LolaBaby
06-01-2002, 01:44 PM
IIRC the 88 Beretta has fuel injection.

Gary T
06-01-2002, 03:09 PM
Going into a shop and telling them what to fix is sometimes a recipe for disaster. If they simply do what you instruct, and your evaluation is wrong or incomplete (which is particularly likely in this case), you can easily be in the position of having spent money for work that doesn't solve your problem. And since they obligingly did what you asked, it's pretty hard to fault them for it.

It's analogous to going to a physician and telling him what disease you have and/or what treatment you want. You're really much better off letting the professional do the diagnosis.

It is important to deal with the right shop. There are, unfortunately, lots of problems in auto repair. They typically show up as unnecessary work done and work poorly done, and too often it is difficult at best to get these problems satisfactorily resolved. Most auto repair problems are rooted in lack of competence, sometimes aggravated by lack of accountability. The best approach is to choose a facility that knows what they're doing and deals honorably.

In my opinion, the chain auto repair shops are not the best choice for the type of problem you describe. They specialize in routine service items which can be handled by entry-level mechanics, and tend to train their personnel to make sales rather than to develop sound mechanical judgment. The top flight mechanics typically are at the dealerships and the better independent shops, not at the chains.

My suggestion is to direct your attention not at figuring out what's wrong with the car, but at finding a qualified, ethical shop to take care of it for you. Ask for referrals, not just from customers but from industry source, such as parts stores that cater to shops (e.g. Carquest or NAPA, not Autozone). Look for ASE certified mechanics (the new term is technicians--just semantics), ideally certified in most or all of the eight test areas, rather than just a couple. Look for membership in trade associations (ASA, ASP, ATRA, etc.). Check with the Better Business Bureau. Go to www.iatn.net and find a sponsoring member (name should be in blue) in your area. You're much more likely to be successful at finding a good shop than at engineering a good outcome at a poor shop, even with helpful information from this board.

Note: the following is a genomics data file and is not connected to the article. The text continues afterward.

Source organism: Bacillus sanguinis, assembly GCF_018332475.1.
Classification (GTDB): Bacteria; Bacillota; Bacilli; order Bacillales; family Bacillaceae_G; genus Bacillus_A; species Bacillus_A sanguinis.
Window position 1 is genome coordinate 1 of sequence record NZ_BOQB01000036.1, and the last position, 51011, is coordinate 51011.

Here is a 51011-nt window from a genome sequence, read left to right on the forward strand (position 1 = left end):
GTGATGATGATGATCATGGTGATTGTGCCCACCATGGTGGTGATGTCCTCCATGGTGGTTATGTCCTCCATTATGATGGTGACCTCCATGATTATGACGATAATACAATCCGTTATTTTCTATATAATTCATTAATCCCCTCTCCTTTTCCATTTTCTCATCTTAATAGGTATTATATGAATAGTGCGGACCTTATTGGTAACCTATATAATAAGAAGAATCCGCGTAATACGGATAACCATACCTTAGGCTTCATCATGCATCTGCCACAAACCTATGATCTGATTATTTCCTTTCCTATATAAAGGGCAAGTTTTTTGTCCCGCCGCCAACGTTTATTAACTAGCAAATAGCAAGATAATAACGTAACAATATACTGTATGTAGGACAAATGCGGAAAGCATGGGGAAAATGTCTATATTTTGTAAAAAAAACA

Keep in mind that good work doesn't come cheap. The best shops can't afford cut-rate parts or mechanics who are willing to work for peanuts. Sometimes, the best bargain is paying a fair price for good quality. And sometimes, you'll spend less getting a proper evaluation and doing the right repair than you will on "cheap" repairs that don't help.

Chris Luongo
06-01-2002, 09:56 PM
Hey wow, Gary T really knows his stuff! As he said, Midas' strong point is that they can quickly replace known defective parts----if your muffler has a hole in it, there's no debate about what's wrong with the car. They'll have the new muffler in stock, and can get the car out of there the same day.

But as Gary said, you need a true mechanic, not a parts changer. They are hard to find, but if do a little research like Gary said, your chances will improve.

I should also mention that if your car has GM's distributorless ignition system--and if it's a V6, it likely does--they were problematic back then. The car would often still run, but it would make popping sounds, have low power...but no smoke as you describe.

If your catalytic converter is clogged, the car will probably run marginally better when it hasn't warmed up--does it?

Smoke coming up through the middle of the car could possibly mean that the cat is clogged, and exhaust is finding its way out through a small leak in the exhaust before the cat. (Or, the clogging actually caused the leak to happen.) If you suspect this, get look under the car while a friend hits the gas--do you hear a "psss" kind of sound from somewhere before the cat? What if you stuff a rag up the exhaust pipe and then try it? If so, that only means you have an exhaust leak, but the cat may still not be the problem--but it would still warrant some further inspection.